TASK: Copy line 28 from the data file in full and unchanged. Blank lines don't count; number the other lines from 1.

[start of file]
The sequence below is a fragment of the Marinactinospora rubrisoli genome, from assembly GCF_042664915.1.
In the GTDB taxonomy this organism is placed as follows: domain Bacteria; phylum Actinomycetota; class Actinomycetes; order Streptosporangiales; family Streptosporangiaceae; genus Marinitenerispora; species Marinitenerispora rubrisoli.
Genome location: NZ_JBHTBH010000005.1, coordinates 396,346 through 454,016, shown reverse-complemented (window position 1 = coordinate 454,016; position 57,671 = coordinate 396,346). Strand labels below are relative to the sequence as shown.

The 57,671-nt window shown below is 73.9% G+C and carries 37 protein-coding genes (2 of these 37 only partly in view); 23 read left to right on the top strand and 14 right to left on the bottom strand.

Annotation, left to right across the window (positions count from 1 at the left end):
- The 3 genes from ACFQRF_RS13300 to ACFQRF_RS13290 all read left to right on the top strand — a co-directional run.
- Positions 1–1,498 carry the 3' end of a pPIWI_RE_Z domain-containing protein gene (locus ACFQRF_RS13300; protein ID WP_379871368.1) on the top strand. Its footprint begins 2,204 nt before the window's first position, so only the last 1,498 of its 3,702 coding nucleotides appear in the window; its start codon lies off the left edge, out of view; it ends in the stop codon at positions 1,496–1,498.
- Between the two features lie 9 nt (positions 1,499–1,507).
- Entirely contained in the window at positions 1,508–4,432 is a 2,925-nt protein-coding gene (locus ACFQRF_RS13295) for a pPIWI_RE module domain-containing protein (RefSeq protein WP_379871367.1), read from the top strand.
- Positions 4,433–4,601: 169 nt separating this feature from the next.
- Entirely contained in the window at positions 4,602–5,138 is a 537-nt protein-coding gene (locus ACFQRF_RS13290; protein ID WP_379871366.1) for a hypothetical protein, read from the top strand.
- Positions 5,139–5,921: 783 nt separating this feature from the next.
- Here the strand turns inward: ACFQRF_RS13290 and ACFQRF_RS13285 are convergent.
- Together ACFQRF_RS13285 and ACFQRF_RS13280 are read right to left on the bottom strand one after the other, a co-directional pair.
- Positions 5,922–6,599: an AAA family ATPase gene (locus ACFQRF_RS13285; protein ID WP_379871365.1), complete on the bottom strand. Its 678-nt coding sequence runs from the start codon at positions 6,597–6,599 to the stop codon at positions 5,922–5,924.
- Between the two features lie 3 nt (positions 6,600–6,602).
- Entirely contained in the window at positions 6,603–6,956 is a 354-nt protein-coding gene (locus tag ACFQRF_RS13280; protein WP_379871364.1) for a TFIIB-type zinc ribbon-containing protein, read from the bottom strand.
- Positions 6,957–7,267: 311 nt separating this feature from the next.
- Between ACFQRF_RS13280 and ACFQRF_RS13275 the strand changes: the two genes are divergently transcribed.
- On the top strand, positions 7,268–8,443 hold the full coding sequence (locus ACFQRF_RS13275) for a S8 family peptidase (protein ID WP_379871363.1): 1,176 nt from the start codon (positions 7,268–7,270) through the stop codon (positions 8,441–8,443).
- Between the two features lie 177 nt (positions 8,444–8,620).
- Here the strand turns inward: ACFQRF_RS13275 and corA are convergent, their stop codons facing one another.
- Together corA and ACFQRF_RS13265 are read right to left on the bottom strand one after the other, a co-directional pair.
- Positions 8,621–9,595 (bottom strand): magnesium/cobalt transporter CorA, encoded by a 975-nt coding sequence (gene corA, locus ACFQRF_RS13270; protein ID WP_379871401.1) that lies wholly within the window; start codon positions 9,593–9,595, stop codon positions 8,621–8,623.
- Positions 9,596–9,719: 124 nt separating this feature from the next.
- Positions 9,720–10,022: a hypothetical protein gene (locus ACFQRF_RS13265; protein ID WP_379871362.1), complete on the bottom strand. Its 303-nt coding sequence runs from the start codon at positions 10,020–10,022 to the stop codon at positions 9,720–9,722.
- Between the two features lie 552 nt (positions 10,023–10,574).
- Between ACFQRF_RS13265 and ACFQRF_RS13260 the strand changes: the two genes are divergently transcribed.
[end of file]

- Between ACFQRF_RS13265 and ACFQRF_RS13260 the strand changes: the two genes are divergently transcribed.